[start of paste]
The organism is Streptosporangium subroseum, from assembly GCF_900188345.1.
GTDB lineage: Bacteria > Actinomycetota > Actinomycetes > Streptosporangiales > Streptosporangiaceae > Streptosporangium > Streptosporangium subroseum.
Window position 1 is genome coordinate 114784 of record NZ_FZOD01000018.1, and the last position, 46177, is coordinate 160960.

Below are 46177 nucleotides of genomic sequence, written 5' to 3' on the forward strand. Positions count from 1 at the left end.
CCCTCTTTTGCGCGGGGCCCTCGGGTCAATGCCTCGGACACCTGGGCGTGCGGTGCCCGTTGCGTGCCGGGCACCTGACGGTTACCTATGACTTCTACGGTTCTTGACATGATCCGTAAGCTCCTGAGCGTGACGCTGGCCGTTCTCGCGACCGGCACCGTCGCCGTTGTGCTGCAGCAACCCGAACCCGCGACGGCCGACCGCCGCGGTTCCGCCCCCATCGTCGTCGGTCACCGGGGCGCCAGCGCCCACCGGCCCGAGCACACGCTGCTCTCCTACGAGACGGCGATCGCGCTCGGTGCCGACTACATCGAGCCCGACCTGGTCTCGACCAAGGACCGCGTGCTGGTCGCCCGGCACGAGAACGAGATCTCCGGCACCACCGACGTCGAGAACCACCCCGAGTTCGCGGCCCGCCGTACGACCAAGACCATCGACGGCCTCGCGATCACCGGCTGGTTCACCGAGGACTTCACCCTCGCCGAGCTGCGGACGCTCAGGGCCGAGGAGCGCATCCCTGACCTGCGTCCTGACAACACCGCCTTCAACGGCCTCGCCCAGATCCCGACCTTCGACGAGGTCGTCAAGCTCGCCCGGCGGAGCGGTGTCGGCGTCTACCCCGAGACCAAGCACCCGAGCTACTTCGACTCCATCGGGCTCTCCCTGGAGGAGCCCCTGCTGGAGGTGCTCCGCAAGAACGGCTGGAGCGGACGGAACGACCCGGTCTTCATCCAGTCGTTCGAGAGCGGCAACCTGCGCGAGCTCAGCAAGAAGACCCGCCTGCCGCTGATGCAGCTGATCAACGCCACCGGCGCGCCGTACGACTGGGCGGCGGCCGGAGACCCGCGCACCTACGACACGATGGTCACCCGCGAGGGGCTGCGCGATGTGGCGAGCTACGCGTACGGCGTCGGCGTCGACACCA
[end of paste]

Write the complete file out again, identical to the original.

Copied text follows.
The organism is Streptosporangium subroseum, from assembly GCF_900188345.1.
GTDB lineage: Bacteria > Actinomycetota > Actinomycetes > Streptosporangiales > Streptosporangiaceae > Streptosporangium > Streptosporangium subroseum.
Window position 1 is genome coordinate 114784 of record NZ_FZOD01000018.1, and the last position, 46177, is coordinate 160960.

Below are 46177 nucleotides of genomic sequence, written 5' to 3' on the forward strand. Positions count from 1 at the left end.
CCCTCTTTTGCGCGGGGCCCTCGGGTCAATGCCTCGGACACCTGGGCGTGCGGTGCCCGTTGCGTGCCGGGCACCTGACGGTTACCTATGACTTCTACGGTTCTTGACATGATCCGTAAGCTCCTGAGCGTGACGCTGGCCGTTCTCGCGACCGGCACCGTCGCCGTTGTGCTGCAGCAACCCGAACCCGCGACGGCCGACCGCCGCGGTTCCGCCCCCATCGTCGTCGGTCACCGGGGCGCCAGCGCCCACCGGCCCGAGCACACGCTGCTCTCCTACGAGACGGCGATCGCGCTCGGTGCCGACTACATCGAGCCCGACCTGGTCTCGACCAAGGACCGCGTGCTGGTCGCCCGGCACGAGAACGAGATCTCCGGCACCACCGACGTCGAGAACCACCCCGAGTTCGCGGCCCGCCGTACGACCAAGACCATCGACGGCCTCGCGATCACCGGCTGGTTCACCGAGGACTTCACCCTCGCCGAGCTGCGGACGCTCAGGGCCGAGGAGCGCATCCCTGACCTGCGTCCTGACAACACCGCCTTCAACGGCCTCGCCCAGATCCCGACCTTCGACGAGGTCGTCAAGCTCGCCCGGCGGAGCGGTGTCGGCGTCTACCCCGAGACCAAGCACCCGAGCTACTTCGACTCCATCGGGCTCTCCCTGGAGGAGCCCCTGCTGGAGGTGCTCCGCAAGAACGGCTGGAGCGGACGGAACGACCCGGTCTTCATCCAGTCGTTCGAGAGCGGCAACCTGCGCGAGCTCAGCAAGAAGACCCGCCTGCCGCTGATGCAGCTGATCAACGCCACCGGCGCGCCGTACGACTGGGCGGCGGCCGGAGACCCGCGCACCTACGACACGATGGTCACCCGCGAGGGGCTGCGCGATGTGGCGAGCTACGCGTACGGCGTCGGCGTCGACACCA